Why a Wheelchair?
Aidan’s wheelchair is on it’s way from wherever wheelchairs are born, I guess a wheelchair stork. We’re very excited. It was at first denied by insurance but with a little encouragement (not the mob kind, I promise) they began to see things our way.
The only tricky part is that everything in their denial is slightly true, or truthy, or based on truth….whatever. They don’t want him to have the power chair because it’s not cost effective (opinion) because Aidan isn’t completely independent with the power chair (truthy if you care about little things like crashing). They think the best option is for him to have a manual chair that is pushed by a caregiver, well, because it’s $5,000 cheaper, but they won’t say that exactly.
So why does he need a wheelchair if he can walk, you ask? Well, his walking is functional only to a degree. He requires assistance. He cannot get up independently and go where he wants to go. He cannot walk a long distance, nor can he walk at a typical walking speed. I’ve loved watching Aidan’s walking progress. He now does laps around the house in the evening, choosing where he’d like to go. We could not, for example, take him out to a store without a wheelchair. In school, if he needs to get to a certain class on time, he would need a wheelchair. Also, independence increases cognition, or, when we have the opportunity to explore on our own, we get smarter. We’re celebrating both his walking strength and his driving prowess. A manual chair would once again put an adult in charge of him. Because he is capable, he deserves better.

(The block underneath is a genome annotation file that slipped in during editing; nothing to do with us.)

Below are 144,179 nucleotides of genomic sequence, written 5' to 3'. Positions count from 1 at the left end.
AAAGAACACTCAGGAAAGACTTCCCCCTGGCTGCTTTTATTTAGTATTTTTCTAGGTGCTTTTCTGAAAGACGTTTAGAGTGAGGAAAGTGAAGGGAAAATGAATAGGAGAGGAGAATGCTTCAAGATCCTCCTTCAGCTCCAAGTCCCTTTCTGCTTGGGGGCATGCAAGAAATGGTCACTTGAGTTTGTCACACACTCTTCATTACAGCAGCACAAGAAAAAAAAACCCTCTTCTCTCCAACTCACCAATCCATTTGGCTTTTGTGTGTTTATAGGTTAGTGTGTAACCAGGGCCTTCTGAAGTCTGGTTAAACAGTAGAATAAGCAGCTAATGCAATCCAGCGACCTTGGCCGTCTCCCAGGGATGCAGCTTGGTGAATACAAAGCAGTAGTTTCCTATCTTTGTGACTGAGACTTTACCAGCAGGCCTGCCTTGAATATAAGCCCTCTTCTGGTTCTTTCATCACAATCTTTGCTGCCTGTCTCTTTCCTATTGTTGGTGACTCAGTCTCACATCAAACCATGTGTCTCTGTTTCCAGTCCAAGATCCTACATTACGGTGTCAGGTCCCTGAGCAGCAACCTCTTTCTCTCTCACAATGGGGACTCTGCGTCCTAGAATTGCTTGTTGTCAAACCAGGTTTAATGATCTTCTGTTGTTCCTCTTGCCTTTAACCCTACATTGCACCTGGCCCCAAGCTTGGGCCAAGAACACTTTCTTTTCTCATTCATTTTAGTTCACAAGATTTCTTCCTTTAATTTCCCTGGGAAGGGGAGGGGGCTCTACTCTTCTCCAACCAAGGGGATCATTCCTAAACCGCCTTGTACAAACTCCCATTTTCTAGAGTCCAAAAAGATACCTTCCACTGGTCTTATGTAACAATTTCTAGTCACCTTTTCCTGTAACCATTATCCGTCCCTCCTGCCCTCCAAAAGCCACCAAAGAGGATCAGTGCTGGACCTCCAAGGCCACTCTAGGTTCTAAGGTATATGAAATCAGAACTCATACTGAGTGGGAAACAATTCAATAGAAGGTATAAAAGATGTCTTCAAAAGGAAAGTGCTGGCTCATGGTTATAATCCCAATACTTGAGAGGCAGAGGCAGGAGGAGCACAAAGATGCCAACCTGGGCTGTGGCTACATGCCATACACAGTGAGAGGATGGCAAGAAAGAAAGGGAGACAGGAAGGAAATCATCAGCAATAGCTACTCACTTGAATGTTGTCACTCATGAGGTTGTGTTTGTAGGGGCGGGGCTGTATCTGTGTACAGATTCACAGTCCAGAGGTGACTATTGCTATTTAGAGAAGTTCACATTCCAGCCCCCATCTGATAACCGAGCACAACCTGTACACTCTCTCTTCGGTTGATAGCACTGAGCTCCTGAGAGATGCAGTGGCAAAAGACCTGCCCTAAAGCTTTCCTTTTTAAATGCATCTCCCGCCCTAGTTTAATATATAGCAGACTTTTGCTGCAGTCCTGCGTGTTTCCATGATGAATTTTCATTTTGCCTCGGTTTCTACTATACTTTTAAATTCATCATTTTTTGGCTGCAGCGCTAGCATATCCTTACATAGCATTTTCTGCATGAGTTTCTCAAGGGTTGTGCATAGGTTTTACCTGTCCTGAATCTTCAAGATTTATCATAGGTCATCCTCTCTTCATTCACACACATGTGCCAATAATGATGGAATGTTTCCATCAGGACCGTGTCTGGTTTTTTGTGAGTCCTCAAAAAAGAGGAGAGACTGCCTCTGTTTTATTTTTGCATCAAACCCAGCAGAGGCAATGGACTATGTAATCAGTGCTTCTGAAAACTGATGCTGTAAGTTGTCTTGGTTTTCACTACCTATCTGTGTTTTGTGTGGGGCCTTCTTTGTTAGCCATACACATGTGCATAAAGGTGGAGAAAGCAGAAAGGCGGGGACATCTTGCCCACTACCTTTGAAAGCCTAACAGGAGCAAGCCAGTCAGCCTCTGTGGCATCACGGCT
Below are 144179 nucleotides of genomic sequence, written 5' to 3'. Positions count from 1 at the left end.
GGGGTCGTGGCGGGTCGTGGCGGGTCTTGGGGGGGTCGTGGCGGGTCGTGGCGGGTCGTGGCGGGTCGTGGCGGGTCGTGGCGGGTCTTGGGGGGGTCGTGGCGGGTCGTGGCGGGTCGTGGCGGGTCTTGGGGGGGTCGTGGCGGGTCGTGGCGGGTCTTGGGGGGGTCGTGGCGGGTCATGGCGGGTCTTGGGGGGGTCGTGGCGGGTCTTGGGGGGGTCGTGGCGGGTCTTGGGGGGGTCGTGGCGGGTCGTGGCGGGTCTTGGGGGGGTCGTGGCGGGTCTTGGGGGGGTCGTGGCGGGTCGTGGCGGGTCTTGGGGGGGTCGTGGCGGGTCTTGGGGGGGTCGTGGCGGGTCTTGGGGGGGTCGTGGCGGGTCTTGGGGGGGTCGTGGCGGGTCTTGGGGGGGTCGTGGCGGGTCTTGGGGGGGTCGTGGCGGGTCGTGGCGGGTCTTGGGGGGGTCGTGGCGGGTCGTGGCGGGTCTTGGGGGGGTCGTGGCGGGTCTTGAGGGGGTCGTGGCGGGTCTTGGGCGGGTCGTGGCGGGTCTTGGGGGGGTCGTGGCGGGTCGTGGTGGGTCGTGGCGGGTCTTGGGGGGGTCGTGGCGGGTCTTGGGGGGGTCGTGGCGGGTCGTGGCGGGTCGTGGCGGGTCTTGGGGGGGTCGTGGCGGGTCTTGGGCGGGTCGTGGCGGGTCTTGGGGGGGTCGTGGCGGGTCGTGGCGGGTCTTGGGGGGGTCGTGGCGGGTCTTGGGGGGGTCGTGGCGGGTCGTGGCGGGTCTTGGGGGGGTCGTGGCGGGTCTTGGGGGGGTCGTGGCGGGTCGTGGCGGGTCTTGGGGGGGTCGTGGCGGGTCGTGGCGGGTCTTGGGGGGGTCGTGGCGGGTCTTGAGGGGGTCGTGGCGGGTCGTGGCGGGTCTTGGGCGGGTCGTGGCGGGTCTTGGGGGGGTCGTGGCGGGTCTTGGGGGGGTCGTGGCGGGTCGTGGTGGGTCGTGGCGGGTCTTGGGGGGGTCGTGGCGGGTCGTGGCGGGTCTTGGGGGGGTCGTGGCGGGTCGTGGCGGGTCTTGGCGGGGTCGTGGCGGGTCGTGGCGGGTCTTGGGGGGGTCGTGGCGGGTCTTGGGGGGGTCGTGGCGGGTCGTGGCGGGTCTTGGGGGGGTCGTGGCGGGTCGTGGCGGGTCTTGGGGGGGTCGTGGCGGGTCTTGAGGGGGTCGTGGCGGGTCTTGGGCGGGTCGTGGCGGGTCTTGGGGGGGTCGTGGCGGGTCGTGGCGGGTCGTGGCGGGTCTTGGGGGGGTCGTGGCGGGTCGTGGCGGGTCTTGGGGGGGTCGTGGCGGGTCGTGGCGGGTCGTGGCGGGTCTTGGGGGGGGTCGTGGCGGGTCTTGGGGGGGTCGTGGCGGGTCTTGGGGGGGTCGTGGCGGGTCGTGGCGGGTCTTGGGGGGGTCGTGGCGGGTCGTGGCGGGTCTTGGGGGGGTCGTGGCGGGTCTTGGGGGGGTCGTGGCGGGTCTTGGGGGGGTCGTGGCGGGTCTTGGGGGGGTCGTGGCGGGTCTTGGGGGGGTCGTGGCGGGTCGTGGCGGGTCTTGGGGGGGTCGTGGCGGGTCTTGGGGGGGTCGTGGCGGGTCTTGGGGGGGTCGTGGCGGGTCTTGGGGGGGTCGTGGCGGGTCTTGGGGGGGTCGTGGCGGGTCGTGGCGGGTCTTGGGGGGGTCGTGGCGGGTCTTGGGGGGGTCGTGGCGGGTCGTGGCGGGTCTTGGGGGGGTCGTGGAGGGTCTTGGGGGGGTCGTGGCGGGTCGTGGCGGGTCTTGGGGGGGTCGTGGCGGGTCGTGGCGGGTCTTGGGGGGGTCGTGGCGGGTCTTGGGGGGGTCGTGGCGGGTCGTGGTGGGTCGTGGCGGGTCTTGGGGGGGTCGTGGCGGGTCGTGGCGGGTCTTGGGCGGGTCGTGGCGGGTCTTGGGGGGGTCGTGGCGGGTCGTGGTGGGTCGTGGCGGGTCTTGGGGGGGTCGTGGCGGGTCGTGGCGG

Here’s the thing…Aidan deserves to be as independent as possible. For ten years, I’ve wanted to know what’s on Aidan’s mind, and in driving, he can tell me, at least in part. He drives with purpose and direction. It’s really amazing. The power chair gives him an opportunity to make his own decisions.